Note: William Henry Schuetze’ name is misspelled on the monument.

Serenity is located in the northwest side of the park facing Sixteenth Street. The statue is sculpted by Jose Clara from a solid block of Carrara marble. The sculpture is 5’ 6” tall and shows a woman wearing long, flowing classical robes which are tied at her waist, her arms casually rest on rocks behind her. Her left foot rests on a broken sword.

The Most Abused Memorial in DC

Often referred to as the most abused memorial in the city, The Washington Post reported in 1926 the Serenity statue was painted with red and black paint. In 1934 her face was painted with lipstick and rouge. Sometime in the 1950s Serenity’s nose was broken off. And in 1960 it was reported that two fingers were missing from her left hand and one from her right hand. And in 1990 the statue was spray painted with the word Uhuru.

In another story of disrespect for the memorial, in 1933, with only the upper portion of the park completed and officially opened, the Columbia Heights citizens association called for the removal of Serenity on artistic grounds calling the statue offensive.

Col. U.S. Grant, 3d, director of Public Buildings and Public Parks at the time was resigned to having the statue stay in the park explaining that an act of Congress put it there. He gave his opinion about the statue stating, “Personally I think it is an entirely unattractive statue, but I had nothing to do with its acceptance and I realize only too well that tastes and opinions on subjects of aesthetics change from time to time.”

 

James Buchanan

President James Buchanan: served as President from 1857-1861
Sculpture: Hans Schuler
Architect: William Gordon Beecher
Dedication: June 26, 1930, 2:30pm
Ceremony: President Hoover addressed the crowd
Cost: $100,000 given by Mrs. Harriet Lane Johnston, Buchanan’s niece and mistress of the White House during his administration.

Buchanan was born in Franklin County, Pa., on April 23, 1791, and died March 1867 at Wheatland in Pennsylvania. His public service career included being both a U.S. Representative and a Senator, serving as Minister to Russia, Secretary of State under Polk, and Minister to Great Britain under Pierce. His tenure as President is marked by strife in the Kansas Territory, the Dred Scott Supreme Court case, and the lead up to the Civil War.

During Buchanan’s service as President, his niece, Harriet Lane served as White House hostess. President Buchanan, who never married, was her uncle and guardian after she was orphaned at the age of eleven. When Harriet Lane Johnston died in 1903 her will included a bequest for a statue honoring her uncle.

The controversy over erecting a memorial statue for James Buchanan in Meridian Hill Park began immediately. For 15 years Congress debated  or ignored voting about the statue. The bequest had to be accepted by the United States by July 2, 1918 or the monies would revert to other purposes. And it took until 1918 for Congress to resolve to allow a statue in Buchanan’s honor, and then another 10 years to finish the memorial in Meridian Hill Park.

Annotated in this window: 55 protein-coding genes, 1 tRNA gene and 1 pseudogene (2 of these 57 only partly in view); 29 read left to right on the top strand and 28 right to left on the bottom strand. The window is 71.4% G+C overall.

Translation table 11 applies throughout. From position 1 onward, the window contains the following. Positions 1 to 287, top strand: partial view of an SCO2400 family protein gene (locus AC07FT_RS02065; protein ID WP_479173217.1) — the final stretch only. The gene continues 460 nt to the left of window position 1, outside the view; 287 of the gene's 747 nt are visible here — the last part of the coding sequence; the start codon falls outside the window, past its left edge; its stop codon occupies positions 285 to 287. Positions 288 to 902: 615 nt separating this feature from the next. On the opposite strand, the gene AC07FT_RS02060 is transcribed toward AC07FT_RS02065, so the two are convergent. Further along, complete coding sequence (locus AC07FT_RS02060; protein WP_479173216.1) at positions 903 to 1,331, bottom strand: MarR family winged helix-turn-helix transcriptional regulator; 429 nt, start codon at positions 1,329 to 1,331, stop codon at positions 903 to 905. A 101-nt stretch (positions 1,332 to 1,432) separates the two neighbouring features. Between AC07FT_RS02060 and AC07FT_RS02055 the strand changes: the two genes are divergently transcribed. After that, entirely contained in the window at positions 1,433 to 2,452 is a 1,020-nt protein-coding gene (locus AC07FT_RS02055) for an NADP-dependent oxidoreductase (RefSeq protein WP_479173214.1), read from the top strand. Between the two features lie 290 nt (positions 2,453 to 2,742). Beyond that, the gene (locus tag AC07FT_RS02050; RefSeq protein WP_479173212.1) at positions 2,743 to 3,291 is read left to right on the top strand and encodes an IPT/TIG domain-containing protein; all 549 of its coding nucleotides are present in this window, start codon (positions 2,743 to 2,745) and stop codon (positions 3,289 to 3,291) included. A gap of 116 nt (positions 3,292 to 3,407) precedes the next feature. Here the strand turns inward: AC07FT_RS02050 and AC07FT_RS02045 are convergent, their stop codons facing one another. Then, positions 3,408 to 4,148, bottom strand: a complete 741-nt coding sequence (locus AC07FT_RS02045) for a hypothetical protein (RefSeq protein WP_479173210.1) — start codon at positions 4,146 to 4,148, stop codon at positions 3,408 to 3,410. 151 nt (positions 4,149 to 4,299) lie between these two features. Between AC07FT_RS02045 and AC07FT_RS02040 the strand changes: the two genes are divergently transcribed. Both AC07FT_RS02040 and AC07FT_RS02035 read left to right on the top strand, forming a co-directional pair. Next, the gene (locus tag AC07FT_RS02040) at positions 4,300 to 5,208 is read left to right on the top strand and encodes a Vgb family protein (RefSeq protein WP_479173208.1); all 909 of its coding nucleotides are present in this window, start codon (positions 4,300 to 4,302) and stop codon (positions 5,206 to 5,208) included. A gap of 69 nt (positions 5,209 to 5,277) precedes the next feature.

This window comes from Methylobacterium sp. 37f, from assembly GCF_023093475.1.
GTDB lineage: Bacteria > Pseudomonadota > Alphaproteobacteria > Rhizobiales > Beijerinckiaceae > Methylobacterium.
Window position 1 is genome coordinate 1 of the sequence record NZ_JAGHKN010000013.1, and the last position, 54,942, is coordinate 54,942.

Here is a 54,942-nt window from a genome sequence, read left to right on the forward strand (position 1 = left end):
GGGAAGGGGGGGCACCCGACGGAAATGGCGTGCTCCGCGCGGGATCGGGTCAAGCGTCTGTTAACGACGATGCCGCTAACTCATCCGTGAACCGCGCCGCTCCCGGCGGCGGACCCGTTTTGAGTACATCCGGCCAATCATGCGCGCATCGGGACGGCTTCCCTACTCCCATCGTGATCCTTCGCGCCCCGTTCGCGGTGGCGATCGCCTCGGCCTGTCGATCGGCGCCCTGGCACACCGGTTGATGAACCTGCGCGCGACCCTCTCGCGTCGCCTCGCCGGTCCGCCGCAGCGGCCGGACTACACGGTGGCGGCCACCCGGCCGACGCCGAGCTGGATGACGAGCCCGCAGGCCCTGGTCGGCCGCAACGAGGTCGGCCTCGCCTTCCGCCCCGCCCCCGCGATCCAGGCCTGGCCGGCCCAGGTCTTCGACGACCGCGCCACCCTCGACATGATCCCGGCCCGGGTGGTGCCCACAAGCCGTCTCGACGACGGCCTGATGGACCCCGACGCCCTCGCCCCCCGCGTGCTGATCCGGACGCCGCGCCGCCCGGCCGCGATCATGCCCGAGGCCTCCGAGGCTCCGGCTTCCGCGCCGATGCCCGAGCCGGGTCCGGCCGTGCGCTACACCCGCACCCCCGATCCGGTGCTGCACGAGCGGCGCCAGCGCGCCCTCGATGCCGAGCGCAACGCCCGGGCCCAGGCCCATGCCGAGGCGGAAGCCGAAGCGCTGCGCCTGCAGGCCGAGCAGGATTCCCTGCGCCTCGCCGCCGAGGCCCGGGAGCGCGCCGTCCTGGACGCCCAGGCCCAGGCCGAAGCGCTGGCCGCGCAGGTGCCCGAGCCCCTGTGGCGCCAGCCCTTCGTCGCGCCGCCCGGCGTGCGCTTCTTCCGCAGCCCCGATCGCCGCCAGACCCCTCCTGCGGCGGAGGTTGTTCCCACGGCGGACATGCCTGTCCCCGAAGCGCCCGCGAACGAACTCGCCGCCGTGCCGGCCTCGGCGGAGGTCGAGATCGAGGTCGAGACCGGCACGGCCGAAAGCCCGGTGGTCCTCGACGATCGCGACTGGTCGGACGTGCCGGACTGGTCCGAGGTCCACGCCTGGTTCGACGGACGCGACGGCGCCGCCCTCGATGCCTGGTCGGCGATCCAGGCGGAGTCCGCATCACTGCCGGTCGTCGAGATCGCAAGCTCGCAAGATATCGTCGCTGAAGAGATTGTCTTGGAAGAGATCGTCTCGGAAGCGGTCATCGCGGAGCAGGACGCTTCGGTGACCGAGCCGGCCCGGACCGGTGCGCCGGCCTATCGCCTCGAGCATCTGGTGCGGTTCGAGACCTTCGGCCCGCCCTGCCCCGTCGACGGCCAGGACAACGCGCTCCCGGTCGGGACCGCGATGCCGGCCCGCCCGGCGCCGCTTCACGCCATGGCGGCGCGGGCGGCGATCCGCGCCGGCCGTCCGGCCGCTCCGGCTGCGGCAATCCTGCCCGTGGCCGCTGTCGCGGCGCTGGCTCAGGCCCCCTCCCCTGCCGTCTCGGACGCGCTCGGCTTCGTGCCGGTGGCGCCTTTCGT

At issue was the question of Buchanan’s loyalty to the Union during his presidency, which immediately preceded Lincoln’s.

Leading the dissent was Senator Henry Cabot Lodge (R.,-Mass.) who stated, “This joint resolution proposes at this moment, in the midst of this war, to erect a statue to the only President upon whom rests the shadow of disloyalty in the great office to which he was elected.” Lodge also argued that was no excuse for erecting a statue to a man like Buchanan in the Capital City that at the time had no memorial to such Presidents as the John Adams, who signed the Declaration of Independence; Thomas Jefferson, founder of the Democratic Party, and Madison, Monroe and John Quincy Adams.

In the meantime the fine arts commission had approved the final model of the Buchanan memorial in 1916. So, on June 17, 1918 the Buchanan statue site was passed in the Senate by a vote of 51 to 11. The House of Representatives had passed a resolution for the statue on February 20, 1918 by a vote of 217 to 142.

Controversy continued for another 10 years with many citizens arguing against a memorial of any kind.

The Buchanan Statue was unveiled on June 26, 1930. According to reports, President Hoover and a group of diplomats and government officials attended the unveiling and dedication for the memorial to James Buchanan on June 26, 1930.  And the formal presentation of the statue was made by Roland S. Morris, former ambassador to Japan. The ceremony was not open to the public.

Upon unveiling the statue a dozen carrier pigeons were released from a lower pavilion, and the ceremony ended with the playing of “Taps”.

In his presentation of the statue to the nation, Roland S. Morris declared that over time, “[Buchanan’s] qualities as a statesman became apparent, and we now recognize him as one of our truly great men.”

Buchanan was called the first of the log-cabin presidents that included Lincoln, Johnson, and Grant. Of these four, three have statues in the nation’s capital.

Photos by: Fiona Clem

Citations:

The Washington Post, Jun 18, 1918 (p7)

The Washington Post, Jun 26, 1930 (p20)

The Washington Post, Buchanan Statue Site Authorized, June 18, 1918

The Buchanan Statue, Jan 16, 1928, pg6

The White House: http://www.whitehouse.gov/about/presidents/jamesbuchanan